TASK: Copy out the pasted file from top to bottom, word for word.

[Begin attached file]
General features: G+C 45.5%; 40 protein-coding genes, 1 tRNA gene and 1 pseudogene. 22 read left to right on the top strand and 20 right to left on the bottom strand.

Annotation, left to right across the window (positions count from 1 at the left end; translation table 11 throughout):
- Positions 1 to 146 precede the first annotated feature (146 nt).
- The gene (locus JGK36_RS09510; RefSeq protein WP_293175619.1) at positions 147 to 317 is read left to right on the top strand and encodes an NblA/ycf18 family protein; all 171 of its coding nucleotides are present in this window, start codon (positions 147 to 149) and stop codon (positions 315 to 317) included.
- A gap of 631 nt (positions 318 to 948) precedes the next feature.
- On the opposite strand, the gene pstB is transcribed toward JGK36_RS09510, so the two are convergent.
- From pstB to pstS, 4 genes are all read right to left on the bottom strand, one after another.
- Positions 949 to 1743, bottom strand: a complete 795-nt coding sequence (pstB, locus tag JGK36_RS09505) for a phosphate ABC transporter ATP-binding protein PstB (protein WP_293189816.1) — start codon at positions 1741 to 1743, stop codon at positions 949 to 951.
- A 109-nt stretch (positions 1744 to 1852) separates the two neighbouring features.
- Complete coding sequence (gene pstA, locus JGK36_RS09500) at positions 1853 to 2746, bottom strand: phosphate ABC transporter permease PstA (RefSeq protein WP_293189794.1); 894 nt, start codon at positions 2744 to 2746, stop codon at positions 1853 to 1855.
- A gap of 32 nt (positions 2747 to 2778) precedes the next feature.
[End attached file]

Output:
General features: G+C 45.5%; 40 protein-coding genes, 1 tRNA gene and 1 pseudogene. 22 read left to right on the top strand and 20 right to left on the bottom strand.

Annotation, left to right across the window (positions count from 1 at the left end; translation table 11 throughout):
- Positions 1 to 146 precede the first annotated feature (146 nt).
- The gene (locus JGK36_RS09510; RefSeq protein WP_293175619.1) at positions 147 to 317 is read left to right on the top strand and encodes an NblA/ycf18 family protein; all 171 of its coding nucleotides are present in this window, start codon (positions 147 to 149) and stop codon (positions 315 to 317) included.
- A gap of 631 nt (positions 318 to 948) precedes the next feature.
- On the opposite strand, the gene pstB is transcribed toward JGK36_RS09510, so the two are convergent.
- From pstB to pstS, 4 genes are all read right to left on the bottom strand, one after another.
- Positions 949 to 1743, bottom strand: a complete 795-nt coding sequence (pstB, locus tag JGK36_RS09505) for a phosphate ABC transporter ATP-binding protein PstB (protein WP_293189816.1) — start codon at positions 1741 to 1743, stop codon at positions 949 to 951.
- A 109-nt stretch (positions 1744 to 1852) separates the two neighbouring features.
- Complete coding sequence (gene pstA, locus JGK36_RS09500) at positions 1853 to 2746, bottom strand: phosphate ABC transporter permease PstA (RefSeq protein WP_293189794.1); 894 nt, start codon at positions 2744 to 2746, stop codon at positions 1853 to 1855.
- A gap of 32 nt (positions 2747 to 2778) precedes the next feature.